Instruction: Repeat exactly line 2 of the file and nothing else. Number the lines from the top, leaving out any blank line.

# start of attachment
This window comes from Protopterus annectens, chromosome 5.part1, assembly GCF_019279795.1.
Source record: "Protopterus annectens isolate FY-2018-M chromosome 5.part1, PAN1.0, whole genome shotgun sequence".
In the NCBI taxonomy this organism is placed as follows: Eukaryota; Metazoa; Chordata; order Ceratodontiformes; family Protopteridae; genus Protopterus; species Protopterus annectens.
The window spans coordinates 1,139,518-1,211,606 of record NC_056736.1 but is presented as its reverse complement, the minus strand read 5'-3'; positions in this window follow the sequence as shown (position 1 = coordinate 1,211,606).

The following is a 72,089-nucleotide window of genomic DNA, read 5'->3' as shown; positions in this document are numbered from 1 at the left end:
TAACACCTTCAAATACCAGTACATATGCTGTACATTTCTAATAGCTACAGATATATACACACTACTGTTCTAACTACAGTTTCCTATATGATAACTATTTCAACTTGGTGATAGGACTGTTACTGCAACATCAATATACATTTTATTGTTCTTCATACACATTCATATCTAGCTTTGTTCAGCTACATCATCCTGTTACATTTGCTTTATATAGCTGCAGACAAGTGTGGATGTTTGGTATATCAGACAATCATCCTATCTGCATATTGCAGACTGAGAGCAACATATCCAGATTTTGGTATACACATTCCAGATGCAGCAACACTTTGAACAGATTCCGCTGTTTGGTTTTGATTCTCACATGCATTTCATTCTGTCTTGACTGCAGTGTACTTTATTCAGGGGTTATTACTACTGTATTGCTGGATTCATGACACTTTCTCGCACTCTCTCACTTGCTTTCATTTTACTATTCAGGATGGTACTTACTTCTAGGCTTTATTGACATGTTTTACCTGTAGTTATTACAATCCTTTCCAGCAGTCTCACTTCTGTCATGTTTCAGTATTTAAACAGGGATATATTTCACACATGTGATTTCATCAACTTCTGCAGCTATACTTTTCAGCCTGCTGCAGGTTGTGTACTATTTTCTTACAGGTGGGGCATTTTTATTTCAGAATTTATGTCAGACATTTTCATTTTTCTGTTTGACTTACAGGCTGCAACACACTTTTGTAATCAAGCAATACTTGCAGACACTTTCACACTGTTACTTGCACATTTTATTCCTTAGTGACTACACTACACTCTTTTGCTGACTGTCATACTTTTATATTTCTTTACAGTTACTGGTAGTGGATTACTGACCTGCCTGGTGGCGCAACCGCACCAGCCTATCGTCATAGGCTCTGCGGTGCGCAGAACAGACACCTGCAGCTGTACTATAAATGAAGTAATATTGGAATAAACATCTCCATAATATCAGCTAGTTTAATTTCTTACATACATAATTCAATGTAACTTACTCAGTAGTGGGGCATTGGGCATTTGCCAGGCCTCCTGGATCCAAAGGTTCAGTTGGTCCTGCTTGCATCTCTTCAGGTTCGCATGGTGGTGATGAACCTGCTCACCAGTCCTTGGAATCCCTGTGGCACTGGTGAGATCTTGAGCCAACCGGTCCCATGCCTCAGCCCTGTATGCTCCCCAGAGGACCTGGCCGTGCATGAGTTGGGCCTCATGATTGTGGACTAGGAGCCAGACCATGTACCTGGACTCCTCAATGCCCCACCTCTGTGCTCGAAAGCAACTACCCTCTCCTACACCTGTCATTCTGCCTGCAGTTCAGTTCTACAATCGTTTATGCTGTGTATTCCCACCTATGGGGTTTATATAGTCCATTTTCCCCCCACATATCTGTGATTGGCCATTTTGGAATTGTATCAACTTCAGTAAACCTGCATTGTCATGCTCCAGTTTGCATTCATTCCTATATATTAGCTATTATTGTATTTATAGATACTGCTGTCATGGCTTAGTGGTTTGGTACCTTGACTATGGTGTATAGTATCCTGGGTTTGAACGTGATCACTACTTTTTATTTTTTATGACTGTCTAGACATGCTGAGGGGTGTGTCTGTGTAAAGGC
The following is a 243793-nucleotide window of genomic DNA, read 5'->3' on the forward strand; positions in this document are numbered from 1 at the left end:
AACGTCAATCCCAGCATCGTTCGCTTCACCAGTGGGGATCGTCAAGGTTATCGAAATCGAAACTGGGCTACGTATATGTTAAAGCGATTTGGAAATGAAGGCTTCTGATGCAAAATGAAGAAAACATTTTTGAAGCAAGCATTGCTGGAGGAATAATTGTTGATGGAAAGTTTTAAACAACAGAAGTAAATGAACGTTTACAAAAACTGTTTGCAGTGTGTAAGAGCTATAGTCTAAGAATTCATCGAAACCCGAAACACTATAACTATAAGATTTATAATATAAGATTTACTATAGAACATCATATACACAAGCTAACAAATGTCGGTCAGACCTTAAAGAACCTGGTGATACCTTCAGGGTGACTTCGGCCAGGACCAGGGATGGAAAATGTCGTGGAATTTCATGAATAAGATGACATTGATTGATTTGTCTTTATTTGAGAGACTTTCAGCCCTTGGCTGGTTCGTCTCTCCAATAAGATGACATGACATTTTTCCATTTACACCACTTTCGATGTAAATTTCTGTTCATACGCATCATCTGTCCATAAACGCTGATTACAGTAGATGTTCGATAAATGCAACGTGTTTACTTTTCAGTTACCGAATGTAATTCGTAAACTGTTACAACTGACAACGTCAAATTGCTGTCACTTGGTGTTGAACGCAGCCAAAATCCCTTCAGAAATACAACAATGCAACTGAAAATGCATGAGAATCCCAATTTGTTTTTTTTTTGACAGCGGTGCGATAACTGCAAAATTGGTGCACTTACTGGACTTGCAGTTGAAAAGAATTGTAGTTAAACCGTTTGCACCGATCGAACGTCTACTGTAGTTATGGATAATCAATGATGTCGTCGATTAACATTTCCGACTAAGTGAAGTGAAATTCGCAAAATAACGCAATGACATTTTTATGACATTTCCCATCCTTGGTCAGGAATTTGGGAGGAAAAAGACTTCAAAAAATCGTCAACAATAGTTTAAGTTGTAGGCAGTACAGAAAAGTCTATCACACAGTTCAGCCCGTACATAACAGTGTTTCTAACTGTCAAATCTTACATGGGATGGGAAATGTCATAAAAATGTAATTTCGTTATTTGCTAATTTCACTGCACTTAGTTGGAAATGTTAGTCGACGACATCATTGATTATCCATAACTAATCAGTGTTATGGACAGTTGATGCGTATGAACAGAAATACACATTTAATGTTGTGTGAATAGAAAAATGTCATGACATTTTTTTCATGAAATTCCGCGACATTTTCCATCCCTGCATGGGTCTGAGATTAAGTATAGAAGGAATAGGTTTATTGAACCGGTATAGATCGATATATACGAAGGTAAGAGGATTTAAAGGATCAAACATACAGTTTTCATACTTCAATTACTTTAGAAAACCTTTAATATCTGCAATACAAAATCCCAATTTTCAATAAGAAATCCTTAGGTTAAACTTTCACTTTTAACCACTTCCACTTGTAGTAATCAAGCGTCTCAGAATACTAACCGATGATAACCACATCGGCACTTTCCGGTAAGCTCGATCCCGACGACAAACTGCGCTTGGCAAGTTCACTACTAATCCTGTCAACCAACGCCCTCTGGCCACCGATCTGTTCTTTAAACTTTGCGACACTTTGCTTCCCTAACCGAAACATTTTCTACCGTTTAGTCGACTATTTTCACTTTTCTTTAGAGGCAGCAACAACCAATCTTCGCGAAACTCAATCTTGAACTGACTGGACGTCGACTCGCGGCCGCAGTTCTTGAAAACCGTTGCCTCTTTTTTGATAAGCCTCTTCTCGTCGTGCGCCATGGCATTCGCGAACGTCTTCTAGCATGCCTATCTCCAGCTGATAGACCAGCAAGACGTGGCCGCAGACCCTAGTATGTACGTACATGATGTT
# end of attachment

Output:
Source record: "Protopterus annectens isolate FY-2018-M chromosome 5.part1, PAN1.0, whole genome shotgun sequence".